Tag Archives: biography

R.I.P. Tom Sims – a short video about his life

Tom Sims is a legend in all board sports. He had the largest skateboard company in the world – in the early 80s. Built the first snowboard when he was 12, and created half-pipe and freestyle snowboarding, and the first professional snowboard.

A 25-minute short video covers his early years, from Vice’s Powder & Rails:

 

 

A determined writer – overcomes Rheumatoid Arthritis – creates first full biography of Dennis Hopper

Readers of Peter Winkler’s new biography of the late actor and artist Dennis Hopper may not realize what a labor of love it represents. Winkler suffers from rheumatoid arthritis and cannot reach his fingers to the keyboard of his computer. Yet he was determined to write Dennis Hopper: The Wild Ride of a Hollywood Rebel, so he tapped it out one letter at a time, using a red plastic chopstick to press the keys.

The result is the first biography to cover Hopper’s entire life and career. The meticulously researched account follows him from a lonely childhood in Kansas through his days as a Hollywood bad boy, later reformed, to his rise as a notable visual artist.

Winkler’s sister helped him conduct research, driving him to the library of the Academy of Motion Picture Arts and Sciences to copy clippings collected throughout Hopper’s career. Then at home, in bed, the author, who has been described as “a genuine Hollywood historian and that rarity, a James Dean fan with a triple-digit IQ,” painstakingly pecked out the story he was so eager to tell.

via UCLA Magazine

 

More about Peter at the LA Times – A disabled writer’s book unfolds a tap at a time

The technology community continues to reject Walter Isaacson's biography of Steve Jobs

The frustration with Walter Isaacson’s biography of Steve Jobs continues. A week ago John Gruber pointed out a serious flaw in the biography and now Dave Winer and John Siracusa have joined in.

Dave Winer writes:

Choosing Walter Isaacson “was a terrible decision. My guess is that he didn’t put a lot of thought into the choice. Isaacson is exactly the kind of reporter he worked with for his whole career. People who don’t have any idea of what he does, or how tech products are developed. Who tell the same wrong heroic story over and over, one that sells magazines, but does not capture the process of developing tech products.”

And, from a commenter:

“I have found it to be extraordinarily repetitive on Jobs’ attitude, temper, control, and business competitiveness…I can’t tell how much of a technologist Jobs was or was not from his bio at all. And I can’t tell what his managerial approach was beyond telling people they could do better and coming back for the results.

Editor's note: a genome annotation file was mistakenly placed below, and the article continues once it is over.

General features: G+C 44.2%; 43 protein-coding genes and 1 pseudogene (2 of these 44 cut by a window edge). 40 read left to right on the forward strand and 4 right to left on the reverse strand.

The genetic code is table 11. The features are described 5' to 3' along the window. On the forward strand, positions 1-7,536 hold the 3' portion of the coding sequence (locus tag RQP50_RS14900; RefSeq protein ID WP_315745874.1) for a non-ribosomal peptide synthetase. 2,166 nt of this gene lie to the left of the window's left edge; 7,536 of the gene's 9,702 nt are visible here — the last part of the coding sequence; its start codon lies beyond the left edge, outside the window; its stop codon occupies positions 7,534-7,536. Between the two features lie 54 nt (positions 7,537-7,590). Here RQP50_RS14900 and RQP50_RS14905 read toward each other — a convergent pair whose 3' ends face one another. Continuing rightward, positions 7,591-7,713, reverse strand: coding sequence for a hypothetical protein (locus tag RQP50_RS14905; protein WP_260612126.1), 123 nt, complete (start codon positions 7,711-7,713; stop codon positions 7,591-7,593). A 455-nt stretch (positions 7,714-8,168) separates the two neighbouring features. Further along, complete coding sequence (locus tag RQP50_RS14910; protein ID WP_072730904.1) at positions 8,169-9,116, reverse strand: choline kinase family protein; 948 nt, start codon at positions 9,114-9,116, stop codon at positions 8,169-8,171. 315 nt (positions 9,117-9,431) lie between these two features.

“The story/bio is more clear on how he worked press and marketing, and perhaps those are as much the important parts in his mythology as others. Ultimately I don’t think this will let his kids know him well. Certainly it doesn’t let us know him well.”

I couldn’t agree more. Not only does Isaacson obsess over the conflicts in Steve’s life but he proclaims his diet and thinking “dubious” and wildly extreme. As if being a vegan is a new and strange concept, or if waiting to buy something because you want to do research is idiotic.

Continually, throughout the book I found myself wondering if Isaacson hates Steve Jobs, or has some personal issue with him. It reads not so much as a biography but as a series of conflicts that annoy Isaacson and interviews with Steve Jobs friends to confirm that annoyance.

I read it and enjoyed the new details about someone I admire, but I would not recommend this book to a friend. It would be better to wait for the next biographer to combine these new details into a real story that better understands this complex man.

The technology community continues to reject Walter Isaacson’s biography of Steve Jobs

The frustration with Walter Isaacson’s biography of Steve Jobs continues. A week ago John Gruber pointed out a serious flaw in the biography and now Dave Winer and John Siracusa have joined in.

Dave Winer writes:

Choosing Walter Isaacson “was a terrible decision. My guess is that he didn’t put a lot of thought into the choice. Isaacson is exactly the kind of reporter he worked with for his whole career. People who don’t have any idea of what he does, or how tech products are developed. Who tell the same wrong heroic story over and over, one that sells magazines, but does not capture the process of developing tech products.”

And, from a commenter:

“I have found it to be extraordinarily repetitive on Jobs’ attitude, temper, control, and business competitiveness…I can’t tell how much of a technologist Jobs was or was not from his bio at all. And I can’t tell what his managerial approach was beyond telling people they could do better and coming back for the results.

“The story/bio is more clear on how he worked press and marketing, and perhaps those are as much the important parts in his mythology as others. Ultimately I don’t think this will let his kids know him well. Certainly it doesn’t let us know him well.”

I couldn’t agree more. Not only does Isaacson obsess over the conflicts in Steve’s life but he proclaims his diet and thinking “dubious” and wildly extreme. As if being a vegan is a new and strange concept, or if waiting to buy something because you want to do research is idiotic.

Continually, throughout the book I found myself wondering if Isaacson hates Steve Jobs, or has some personal issue with him. It reads not so much as a biography but as a series of conflicts that annoy Isaacson and interviews with Steve Jobs friends to confirm that annoyance.